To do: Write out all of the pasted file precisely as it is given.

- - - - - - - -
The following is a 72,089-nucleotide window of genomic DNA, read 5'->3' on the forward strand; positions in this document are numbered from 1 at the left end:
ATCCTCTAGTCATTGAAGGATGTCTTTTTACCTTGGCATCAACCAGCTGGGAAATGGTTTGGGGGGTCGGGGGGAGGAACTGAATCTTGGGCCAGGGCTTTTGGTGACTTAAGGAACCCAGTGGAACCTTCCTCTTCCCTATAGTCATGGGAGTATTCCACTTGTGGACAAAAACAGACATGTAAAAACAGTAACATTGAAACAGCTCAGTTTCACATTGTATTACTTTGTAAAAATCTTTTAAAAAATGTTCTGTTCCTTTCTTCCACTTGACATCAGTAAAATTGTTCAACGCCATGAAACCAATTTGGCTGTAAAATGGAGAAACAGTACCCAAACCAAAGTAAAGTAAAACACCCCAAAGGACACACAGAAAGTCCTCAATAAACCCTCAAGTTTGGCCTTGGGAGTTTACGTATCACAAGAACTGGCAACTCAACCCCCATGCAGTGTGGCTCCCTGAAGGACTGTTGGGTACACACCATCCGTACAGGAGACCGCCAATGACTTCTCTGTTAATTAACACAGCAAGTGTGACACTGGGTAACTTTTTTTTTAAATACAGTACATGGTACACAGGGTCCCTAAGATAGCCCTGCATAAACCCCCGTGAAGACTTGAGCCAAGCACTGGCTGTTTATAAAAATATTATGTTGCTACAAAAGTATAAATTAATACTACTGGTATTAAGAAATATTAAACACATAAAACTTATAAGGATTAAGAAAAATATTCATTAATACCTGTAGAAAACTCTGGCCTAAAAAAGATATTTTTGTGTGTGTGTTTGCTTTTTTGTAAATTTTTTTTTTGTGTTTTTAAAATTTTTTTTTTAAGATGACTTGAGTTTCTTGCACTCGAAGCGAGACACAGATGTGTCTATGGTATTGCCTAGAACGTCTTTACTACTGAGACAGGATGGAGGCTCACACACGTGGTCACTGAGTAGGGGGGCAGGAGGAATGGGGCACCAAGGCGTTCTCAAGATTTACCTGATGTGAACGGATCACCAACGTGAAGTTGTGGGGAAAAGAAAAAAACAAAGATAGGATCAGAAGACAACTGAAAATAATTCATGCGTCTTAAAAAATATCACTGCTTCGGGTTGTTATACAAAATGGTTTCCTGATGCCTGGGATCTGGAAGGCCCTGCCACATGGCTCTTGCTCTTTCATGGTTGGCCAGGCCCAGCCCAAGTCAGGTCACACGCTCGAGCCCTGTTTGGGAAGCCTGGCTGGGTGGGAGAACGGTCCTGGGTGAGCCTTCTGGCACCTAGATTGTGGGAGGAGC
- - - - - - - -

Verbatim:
The following is a 72,089-nucleotide window of genomic DNA, read 5'->3' on the forward strand; positions in this document are numbered from 1 at the left end:
ATCCTCTAGTCATTGAAGGATGTCTTTTTACCTTGGCATCAACCAGCTGGGAAATGGTTTGGGGGGTCGGGGGGAGGAACTGAATCTTGGGCCAGGGCTTTTGGTGACTTAAGGAACCCAGTGGAACCTTCCTCTTCCCTATAGTCATGGGAGTATTCCACTTGTGGACAAAAACAGACATGTAAAAACAGTAACATTGAAACAGCTCAGTTTCACATTGTATTACTTTGTAAAAATCTTTTAAAAAATGTTCTGTTCCTTTCTTCCACTTGACATCAGTAAAATTGTTCAACGCCATGAAACCAATTTGGCTGTAAAATGGAGAAACAGTACCCAAACCAAAGTAAAGTAAAACACCCCAAAGGACACACAGAAAGTCCTCAATAAACCCTCAAGTTTGGCCTTGGGAGTTTACGTATCACAAGAACTGGCAACTCAACCCCCATGCAGTGTGGCTCCCTGAAGGACTGTTGGGTACACACCATCCGTACAGGAGACCGCCAATGACTTCTCTGTTAATTAACACAGCAAGTGTGACACTGGGTAACTTTTTTTTTAAATACAGTACATGGTACACAGGGTCCCTAAGATAGCCCTGCATAAACCCCCGTGAAGACTTGAGCCAAGCACTGGCTGTTTATAAAAATATTATGTTGCTACAAAAGTATAAATTAATACTACTGGTATTAAGAAATATTAAACACATAAAACTTATAAGGATTAAGAAAAATATTCATTAATACCTGTAGAAAACTCTGGCCTAAAAAAGATATTTTTGTGTGTGTGTTTGCTTTTTTGTAAATTTTTTTTTTGTGTTTTTAAAATTTTTTTTTTAAGATGACTTGAGTTTCTTGCACTCGAAGCGAGACACAGATGTGTCTATGGTATTGCCTAGAACGTCTTTACTACTGAGACAGGATGGAGGCTCACACACGTGGTCACTGAGTAGGGGGGCAGGAGGAATGGGGCACCAAGGCGTTCTCAAGATTTACCTGATGTGAACGGATCACCAACGTGAAGTTGTGGGGAAAAGAAAAAAACAAAGATAGGATCAGAAGACAACTGAAAATAATTCATGCGTCTTAAAAAATATCACTGCTTCGGGTTGTTATACAAAATGGTTTCCTGATGCCTGGGATCTGGAAGGCCCTGCCACATGGCTCTTGCTCTTTCATGGTTGGCCAGGCCCAGCCCAAGTCAGGTCACACGCTCGAGCCCTGTTTGGGAAGCCTGGCTGGGTGGGAGAACGGTCCTGGGTGAGCCTTCTGGCACCTAGATTGTGGGAGGAGC